All through the times of which I had been speaking, missions to the heathen were actively carried on. Much of this kind was done in Asia, and, indeed, the heart of Asia seems to have been more open and better known to Europeans during some part of the middle ages than it has ever been since. But as those parts were so far off, and so hard to get at, it often happened that dishonest people, for their own purposes, brought to Europe wonderful tales of the conversion of Eastern nations, or of their readiness to be converted, which had no real ground. And sometimes the crafty Asiatic princes themselves made a pretence of willingness to receive the Gospel, when all that they really wanted was to get some advantages of other kinds from the pope and the Christians of the West.
A great deal was heard in Europe of a person who was called Prester (that is to say, |presbyter| or |priest|) John. He was believed to live in the far East, and to be both a king and a Christian priest. And there really was at one time a line of Christian princes in Asia, between Lake Baikal and the northern border of China, whose capital was Karakorum; but in 1202 their kingdom was overthrown by the Tartar conqueror, Genghis-Khan; although the belief in Prester John, which had always been mixed with a good deal of fable, continued long after to float in the minds of the Western Christians.
The mendicant orders, which (as we have seen) were founded in the time of Innocent III (pp 225-7), took up the work of missions with great zeal; and some of the Franciscan missionaries especially, by undergoing martyrdom, gained great credit for their order in its early days. There were also travellers who made their way into the East from curiosity or some other such reason, and brought home accounts of what they had seen. The most famous of these travellers was Marco Polo, a Venetian of a trading family, who lived many years in China, and found his way back to Europe by India and Ceylon. Some of these travellers report that they found the Nestorian (p 146) clergy enjoying great influence at the courts of Asiatic sovereigns; for the Nestorians had been very active in missions at an earlier time, and had made many converts in Asia; but the travellers, who saw them only after they had been long settled there, describe them very unfavourably in all ways. John of Monte Corvino, an Italian, was established by Pope Clement V as Archbishop of Cambalu (or Peking) with seven bishops under him; and Christianity seemed thus far to be flourishing in that region (AD 1307).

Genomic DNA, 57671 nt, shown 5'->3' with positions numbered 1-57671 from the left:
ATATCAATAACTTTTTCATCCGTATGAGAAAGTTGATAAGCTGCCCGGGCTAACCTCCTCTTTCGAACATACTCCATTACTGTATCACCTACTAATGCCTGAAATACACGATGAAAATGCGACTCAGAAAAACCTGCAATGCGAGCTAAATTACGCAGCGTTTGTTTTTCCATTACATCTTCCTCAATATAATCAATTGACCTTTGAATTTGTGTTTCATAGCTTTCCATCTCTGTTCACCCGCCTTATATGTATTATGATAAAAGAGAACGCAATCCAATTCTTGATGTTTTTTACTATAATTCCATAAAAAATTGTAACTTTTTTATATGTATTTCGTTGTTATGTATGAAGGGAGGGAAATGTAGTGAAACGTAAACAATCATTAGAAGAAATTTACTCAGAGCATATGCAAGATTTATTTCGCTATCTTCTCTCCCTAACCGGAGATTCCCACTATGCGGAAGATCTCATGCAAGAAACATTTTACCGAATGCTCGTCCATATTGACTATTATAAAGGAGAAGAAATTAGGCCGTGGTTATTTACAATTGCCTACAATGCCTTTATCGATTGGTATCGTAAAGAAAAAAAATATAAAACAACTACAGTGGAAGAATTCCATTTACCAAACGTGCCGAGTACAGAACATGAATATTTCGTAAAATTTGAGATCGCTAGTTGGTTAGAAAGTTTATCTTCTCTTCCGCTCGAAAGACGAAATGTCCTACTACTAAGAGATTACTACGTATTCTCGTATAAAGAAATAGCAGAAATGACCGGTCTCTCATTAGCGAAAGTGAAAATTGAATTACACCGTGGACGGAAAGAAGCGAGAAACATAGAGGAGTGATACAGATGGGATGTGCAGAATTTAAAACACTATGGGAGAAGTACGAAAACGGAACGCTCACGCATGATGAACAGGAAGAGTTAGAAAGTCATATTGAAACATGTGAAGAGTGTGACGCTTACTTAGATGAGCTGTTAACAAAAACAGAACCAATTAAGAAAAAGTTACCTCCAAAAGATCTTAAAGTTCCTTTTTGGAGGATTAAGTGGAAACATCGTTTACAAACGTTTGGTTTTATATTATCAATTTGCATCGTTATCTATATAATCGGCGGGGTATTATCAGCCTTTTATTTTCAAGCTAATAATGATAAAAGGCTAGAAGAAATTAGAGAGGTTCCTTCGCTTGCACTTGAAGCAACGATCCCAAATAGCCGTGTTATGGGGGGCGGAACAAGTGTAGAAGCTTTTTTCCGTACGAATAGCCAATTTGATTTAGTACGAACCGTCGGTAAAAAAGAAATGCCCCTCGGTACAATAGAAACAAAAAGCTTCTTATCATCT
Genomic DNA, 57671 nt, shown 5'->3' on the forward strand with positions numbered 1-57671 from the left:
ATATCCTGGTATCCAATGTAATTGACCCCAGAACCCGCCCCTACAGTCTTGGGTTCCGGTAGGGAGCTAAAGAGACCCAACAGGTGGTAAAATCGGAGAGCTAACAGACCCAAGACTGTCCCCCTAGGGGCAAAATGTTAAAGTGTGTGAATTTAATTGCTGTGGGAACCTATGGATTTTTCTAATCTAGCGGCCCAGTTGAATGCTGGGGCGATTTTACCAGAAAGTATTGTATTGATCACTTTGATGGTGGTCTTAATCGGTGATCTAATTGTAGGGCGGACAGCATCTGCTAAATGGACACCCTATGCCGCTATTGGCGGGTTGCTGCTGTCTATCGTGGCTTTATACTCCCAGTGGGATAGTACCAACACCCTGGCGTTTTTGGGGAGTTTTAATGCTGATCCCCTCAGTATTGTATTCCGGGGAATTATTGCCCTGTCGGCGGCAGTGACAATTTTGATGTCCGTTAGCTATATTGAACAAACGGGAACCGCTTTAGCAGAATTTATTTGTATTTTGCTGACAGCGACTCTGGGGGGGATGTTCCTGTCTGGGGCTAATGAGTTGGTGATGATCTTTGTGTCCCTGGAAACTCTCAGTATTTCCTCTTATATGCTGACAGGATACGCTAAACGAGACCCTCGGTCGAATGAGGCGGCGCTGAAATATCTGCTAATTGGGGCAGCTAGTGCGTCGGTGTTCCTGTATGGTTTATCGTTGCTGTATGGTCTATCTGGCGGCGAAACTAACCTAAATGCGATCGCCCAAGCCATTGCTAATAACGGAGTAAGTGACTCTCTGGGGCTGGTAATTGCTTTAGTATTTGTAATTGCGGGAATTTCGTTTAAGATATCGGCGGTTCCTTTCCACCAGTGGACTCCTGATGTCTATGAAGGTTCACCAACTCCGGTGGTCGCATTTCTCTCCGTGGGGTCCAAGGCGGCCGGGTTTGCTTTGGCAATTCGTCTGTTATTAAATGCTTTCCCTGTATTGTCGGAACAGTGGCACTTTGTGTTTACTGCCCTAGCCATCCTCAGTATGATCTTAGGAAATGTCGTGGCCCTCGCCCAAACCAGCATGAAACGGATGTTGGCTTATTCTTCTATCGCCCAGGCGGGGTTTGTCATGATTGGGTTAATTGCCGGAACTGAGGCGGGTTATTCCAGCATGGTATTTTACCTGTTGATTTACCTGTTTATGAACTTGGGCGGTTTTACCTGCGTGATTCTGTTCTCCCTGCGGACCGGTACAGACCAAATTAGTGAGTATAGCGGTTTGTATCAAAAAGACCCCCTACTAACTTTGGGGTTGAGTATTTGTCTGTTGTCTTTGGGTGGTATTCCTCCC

In the meantime the people of countries bordering on the Baltic Sea were converted, although not without much trouble. Sometimes they would profess to welcome the Gospel; but as soon as the preachers had left them they disowned it, and washed themselves, as if by doing so they might get rid of their Christian baptism. And the missionaries often found themselves at a loss how to deal with the ignorant superstition of these people. Thus a missionary in Livonia, named Dietrich, was threatened with death because an eclipse had taken place during his visit to their country, and they fancied that he had swallowed the sun! At another time his life was in danger because the natives saw that his fields were in better condition than theirs, and, instead of understanding that this was the effect of his greater skill and care, they charged him with having brought it about by magical arts. They therefore resolved to settle his fate by bringing forward a horse who was regarded as sacred to their gods, and observing how the beast behaved. At first the horse put forward his right foot, which should have saved the missionary's life; but the heathen diviners said that the God of Christians was sitting on the horse's back, and directing him; and they insisted that the back should be rubbed, in order to get rid of such influence. But after this had been done, the horse again put forward the same foot, and, much against the will of the Livonians, Dietrich was allowed to go free.